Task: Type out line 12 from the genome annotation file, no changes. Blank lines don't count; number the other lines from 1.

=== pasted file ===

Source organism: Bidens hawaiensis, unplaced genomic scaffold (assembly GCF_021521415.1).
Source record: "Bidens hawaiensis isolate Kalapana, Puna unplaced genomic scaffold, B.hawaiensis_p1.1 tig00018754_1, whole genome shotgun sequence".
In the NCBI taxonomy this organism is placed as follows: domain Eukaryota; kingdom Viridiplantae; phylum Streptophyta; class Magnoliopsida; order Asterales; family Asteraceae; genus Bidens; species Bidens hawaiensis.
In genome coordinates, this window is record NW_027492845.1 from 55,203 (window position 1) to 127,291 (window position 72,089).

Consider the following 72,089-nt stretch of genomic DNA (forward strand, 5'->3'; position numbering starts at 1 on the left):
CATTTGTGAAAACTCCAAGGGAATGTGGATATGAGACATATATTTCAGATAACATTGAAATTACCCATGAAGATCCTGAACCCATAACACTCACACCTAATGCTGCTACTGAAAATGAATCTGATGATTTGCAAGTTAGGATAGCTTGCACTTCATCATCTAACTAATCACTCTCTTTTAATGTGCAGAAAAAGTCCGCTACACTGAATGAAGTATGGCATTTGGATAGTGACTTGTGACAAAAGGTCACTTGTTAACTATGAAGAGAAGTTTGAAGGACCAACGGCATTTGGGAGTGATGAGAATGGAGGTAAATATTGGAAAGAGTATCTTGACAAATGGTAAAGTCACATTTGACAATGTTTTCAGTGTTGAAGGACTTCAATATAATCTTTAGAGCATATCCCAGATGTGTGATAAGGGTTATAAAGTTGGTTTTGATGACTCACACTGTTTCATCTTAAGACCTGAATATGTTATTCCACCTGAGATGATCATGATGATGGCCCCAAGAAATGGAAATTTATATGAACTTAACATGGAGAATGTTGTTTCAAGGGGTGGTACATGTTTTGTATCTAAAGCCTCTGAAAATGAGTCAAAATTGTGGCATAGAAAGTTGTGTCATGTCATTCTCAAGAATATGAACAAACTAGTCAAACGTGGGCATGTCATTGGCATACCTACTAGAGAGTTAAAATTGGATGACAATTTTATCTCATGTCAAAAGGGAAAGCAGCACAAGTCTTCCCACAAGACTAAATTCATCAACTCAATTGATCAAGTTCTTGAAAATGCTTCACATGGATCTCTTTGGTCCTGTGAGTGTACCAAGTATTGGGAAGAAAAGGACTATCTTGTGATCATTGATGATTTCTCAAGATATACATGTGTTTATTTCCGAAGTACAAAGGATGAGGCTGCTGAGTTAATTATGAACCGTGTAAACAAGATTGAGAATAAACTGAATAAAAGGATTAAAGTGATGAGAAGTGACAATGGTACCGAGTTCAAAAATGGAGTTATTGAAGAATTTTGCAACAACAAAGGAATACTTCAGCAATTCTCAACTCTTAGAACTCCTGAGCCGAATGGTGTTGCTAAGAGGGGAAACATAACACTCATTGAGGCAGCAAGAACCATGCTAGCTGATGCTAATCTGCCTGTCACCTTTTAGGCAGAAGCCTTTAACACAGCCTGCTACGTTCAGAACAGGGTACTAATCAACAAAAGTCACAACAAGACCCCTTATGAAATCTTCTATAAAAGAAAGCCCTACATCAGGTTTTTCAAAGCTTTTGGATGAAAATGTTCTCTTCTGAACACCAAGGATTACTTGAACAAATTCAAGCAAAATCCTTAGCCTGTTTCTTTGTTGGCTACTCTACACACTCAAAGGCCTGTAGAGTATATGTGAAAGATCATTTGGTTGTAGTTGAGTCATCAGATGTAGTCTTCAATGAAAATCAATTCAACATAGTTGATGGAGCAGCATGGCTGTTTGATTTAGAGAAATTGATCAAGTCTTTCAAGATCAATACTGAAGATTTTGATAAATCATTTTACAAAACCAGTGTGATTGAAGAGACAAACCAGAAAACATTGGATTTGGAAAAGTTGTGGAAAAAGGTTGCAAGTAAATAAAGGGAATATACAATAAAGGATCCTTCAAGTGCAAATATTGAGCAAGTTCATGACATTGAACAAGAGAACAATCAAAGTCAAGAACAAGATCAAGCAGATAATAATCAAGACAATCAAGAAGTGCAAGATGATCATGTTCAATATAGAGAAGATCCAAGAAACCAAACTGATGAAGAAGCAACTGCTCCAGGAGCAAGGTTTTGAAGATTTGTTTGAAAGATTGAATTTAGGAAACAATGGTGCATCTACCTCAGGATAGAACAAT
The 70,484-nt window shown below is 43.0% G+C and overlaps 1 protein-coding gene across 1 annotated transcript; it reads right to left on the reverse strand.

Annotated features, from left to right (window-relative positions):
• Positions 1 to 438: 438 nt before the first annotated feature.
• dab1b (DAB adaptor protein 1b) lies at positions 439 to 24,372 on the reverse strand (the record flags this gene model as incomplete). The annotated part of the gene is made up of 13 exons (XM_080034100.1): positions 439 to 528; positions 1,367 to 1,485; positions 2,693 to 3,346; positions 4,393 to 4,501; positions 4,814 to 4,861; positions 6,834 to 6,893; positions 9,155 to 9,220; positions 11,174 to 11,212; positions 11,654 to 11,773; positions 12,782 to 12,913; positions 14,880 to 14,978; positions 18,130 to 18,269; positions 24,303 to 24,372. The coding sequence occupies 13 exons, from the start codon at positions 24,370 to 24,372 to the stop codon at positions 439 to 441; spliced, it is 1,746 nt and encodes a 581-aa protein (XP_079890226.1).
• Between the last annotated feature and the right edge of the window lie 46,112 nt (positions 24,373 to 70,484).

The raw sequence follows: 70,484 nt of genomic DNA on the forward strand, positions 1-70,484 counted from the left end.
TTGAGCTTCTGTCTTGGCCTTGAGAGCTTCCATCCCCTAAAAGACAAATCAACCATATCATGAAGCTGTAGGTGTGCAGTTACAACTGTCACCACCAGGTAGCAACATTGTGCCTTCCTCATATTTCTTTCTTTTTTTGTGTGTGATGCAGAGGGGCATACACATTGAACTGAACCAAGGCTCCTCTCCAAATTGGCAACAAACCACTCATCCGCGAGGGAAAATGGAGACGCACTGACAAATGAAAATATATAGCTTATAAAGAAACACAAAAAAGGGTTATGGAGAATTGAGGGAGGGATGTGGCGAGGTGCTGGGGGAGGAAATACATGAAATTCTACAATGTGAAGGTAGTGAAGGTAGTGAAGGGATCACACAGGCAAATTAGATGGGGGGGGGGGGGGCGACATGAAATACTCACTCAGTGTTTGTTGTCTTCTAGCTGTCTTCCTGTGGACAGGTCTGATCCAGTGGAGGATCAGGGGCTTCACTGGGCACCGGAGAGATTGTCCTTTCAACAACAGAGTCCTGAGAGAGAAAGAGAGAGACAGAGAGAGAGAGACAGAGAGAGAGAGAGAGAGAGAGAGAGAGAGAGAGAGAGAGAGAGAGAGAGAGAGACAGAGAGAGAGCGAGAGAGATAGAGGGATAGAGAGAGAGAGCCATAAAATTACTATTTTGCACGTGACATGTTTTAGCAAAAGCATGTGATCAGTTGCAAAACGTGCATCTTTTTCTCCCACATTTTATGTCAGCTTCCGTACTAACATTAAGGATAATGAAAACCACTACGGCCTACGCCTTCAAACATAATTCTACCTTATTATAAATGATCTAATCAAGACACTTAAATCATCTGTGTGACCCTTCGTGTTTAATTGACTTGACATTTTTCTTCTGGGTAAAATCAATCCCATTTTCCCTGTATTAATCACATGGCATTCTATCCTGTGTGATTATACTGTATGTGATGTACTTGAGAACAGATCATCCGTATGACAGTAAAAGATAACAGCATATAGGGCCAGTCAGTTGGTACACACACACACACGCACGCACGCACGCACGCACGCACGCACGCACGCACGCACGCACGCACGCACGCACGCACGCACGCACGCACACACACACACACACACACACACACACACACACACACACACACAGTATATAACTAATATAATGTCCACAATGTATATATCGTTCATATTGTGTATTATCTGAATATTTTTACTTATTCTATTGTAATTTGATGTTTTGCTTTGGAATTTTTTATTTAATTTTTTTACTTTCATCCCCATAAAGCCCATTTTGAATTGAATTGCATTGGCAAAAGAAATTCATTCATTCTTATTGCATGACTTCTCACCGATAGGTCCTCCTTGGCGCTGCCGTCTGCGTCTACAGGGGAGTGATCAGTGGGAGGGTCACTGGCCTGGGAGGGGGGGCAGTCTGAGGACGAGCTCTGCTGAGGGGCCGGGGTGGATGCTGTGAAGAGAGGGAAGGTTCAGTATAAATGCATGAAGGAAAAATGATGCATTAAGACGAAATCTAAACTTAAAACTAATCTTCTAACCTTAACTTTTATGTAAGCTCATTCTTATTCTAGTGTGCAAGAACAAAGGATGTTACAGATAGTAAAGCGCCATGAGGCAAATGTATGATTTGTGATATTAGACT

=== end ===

The raw sequence follows: 70,484 nt of genomic DNA on the forward strand, positions 1-70,484 counted from the left end.